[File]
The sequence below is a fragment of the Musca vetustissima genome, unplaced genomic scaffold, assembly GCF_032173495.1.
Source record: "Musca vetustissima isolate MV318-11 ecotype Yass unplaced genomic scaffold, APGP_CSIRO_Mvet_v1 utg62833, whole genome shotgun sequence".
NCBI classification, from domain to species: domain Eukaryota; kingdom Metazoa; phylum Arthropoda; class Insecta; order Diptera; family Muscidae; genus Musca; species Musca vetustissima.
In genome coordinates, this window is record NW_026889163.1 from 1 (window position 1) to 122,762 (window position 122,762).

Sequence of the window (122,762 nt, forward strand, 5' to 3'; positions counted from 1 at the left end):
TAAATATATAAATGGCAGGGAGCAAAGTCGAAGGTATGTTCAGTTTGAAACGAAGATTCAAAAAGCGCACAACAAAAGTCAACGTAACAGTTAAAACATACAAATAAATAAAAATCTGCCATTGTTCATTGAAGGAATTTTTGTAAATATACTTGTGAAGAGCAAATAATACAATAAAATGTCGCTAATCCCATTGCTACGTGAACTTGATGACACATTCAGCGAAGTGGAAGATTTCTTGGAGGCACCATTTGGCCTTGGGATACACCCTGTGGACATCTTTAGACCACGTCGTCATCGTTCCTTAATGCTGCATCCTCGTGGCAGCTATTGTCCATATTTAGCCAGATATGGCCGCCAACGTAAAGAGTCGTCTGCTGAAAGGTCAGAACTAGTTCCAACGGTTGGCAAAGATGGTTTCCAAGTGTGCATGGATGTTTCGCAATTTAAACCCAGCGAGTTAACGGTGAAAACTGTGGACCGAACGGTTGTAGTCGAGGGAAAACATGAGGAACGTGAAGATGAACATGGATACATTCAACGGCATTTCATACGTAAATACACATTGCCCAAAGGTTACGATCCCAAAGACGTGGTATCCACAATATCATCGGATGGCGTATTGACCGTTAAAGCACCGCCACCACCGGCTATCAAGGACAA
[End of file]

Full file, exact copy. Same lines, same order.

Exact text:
The sequence below is a fragment of the Musca vetustissima genome, unplaced genomic scaffold, assembly GCF_032173495.1.
Source record: "Musca vetustissima isolate MV318-11 ecotype Yass unplaced genomic scaffold, APGP_CSIRO_Mvet_v1 utg62833, whole genome shotgun sequence".
NCBI classification, from domain to species: domain Eukaryota; kingdom Metazoa; phylum Arthropoda; class Insecta; order Diptera; family Muscidae; genus Musca; species Musca vetustissima.
In genome coordinates, this window is record NW_026889163.1 from 1 (window position 1) to 122,762 (window position 122,762).

Sequence of the window (122,762 nt, forward strand, 5' to 3'; positions counted from 1 at the left end):
TAAATATATAAATGGCAGGGAGCAAAGTCGAAGGTATGTTCAGTTTGAAACGAAGATTCAAAAAGCGCACAACAAAAGTCAACGTAACAGTTAAAACATACAAATAAATAAAAATCTGCCATTGTTCATTGAAGGAATTTTTGTAAATATACTTGTGAAGAGCAAATAATACAATAAAATGTCGCTAATCCCATTGCTACGTGAACTTGATGACACATTCAGCGAAGTGGAAGATTTCTTGGAGGCACCATTTGGCCTTGGGATACACCCTGTGGACATCTTTAGACCACGTCGTCATCGTTCCTTAATGCTGCATCCTCGTGGCAGCTATTGTCCATATTTAGCCAGATATGGCCGCCAACGTAAAGAGTCGTCTGCTGAAAGGTCAGAACTAGTTCCAACGGTTGGCAAAGATGGTTTCCAAGTGTGCATGGATGTTTCGCAATTTAAACCCAGCGAGTTAACGGTGAAAACTGTGGACCGAACGGTTGTAGTCGAGGGAAAACATGAGGAACGTGAAGATGAACATGGATACATTCAACGGCATTTCATACGTAAATACACATTGCCCAAAGGTTACGATCCCAAAGACGTGGTATCCACAATATCATCGGATGGCGTATTGACCGTTAAAGCACCGCCACCACCGGCTATCAAGGACAA